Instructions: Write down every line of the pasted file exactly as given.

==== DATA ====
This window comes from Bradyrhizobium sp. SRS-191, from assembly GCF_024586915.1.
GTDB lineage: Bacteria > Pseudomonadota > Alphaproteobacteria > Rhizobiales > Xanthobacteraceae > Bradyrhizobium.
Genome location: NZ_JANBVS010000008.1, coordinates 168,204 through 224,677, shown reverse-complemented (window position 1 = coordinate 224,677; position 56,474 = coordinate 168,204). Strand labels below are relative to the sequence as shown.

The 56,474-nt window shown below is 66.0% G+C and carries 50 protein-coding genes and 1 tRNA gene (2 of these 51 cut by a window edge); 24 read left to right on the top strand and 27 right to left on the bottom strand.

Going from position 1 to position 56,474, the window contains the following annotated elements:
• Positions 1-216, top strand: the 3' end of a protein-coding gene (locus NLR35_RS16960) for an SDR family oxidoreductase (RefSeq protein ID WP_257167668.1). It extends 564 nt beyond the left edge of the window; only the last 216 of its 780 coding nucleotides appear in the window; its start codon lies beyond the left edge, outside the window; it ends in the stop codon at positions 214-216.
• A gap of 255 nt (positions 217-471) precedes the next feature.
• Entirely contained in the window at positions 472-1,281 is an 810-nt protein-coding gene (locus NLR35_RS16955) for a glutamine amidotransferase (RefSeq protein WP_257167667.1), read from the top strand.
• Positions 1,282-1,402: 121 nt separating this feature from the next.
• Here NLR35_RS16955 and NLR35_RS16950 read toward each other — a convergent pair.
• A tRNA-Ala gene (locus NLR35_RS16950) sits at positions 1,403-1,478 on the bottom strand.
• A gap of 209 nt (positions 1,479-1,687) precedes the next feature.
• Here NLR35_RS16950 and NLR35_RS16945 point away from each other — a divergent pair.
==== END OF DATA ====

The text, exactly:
This window comes from Bradyrhizobium sp. SRS-191, from assembly GCF_024586915.1.
GTDB lineage: Bacteria > Pseudomonadota > Alphaproteobacteria > Rhizobiales > Xanthobacteraceae > Bradyrhizobium.
Genome location: NZ_JANBVS010000008.1, coordinates 168,204 through 224,677, shown reverse-complemented (window position 1 = coordinate 224,677; position 56,474 = coordinate 168,204). Strand labels below are relative to the sequence as shown.

The 56,474-nt window shown below is 66.0% G+C and carries 50 protein-coding genes and 1 tRNA gene (2 of these 51 cut by a window edge); 24 read left to right on the top strand and 27 right to left on the bottom strand.

Going from position 1 to position 56,474, the window contains the following annotated elements:
• Positions 1-216, top strand: the 3' end of a protein-coding gene (locus NLR35_RS16960) for an SDR family oxidoreductase (RefSeq protein ID WP_257167668.1). It extends 564 nt beyond the left edge of the window; only the last 216 of its 780 coding nucleotides appear in the window; its start codon lies beyond the left edge, outside the window; it ends in the stop codon at positions 214-216.
• A gap of 255 nt (positions 217-471) precedes the next feature.
• Entirely contained in the window at positions 472-1,281 is an 810-nt protein-coding gene (locus NLR35_RS16955) for a glutamine amidotransferase (RefSeq protein WP_257167667.1), read from the top strand.
• Positions 1,282-1,402: 121 nt separating this feature from the next.
• Here NLR35_RS16955 and NLR35_RS16950 read toward each other — a convergent pair.
• A tRNA-Ala gene (locus NLR35_RS16950) sits at positions 1,403-1,478 on the bottom strand.
• A gap of 209 nt (positions 1,479-1,687) precedes the next feature.
• Here NLR35_RS16950 and NLR35_RS16945 point away from each other — a divergent pair.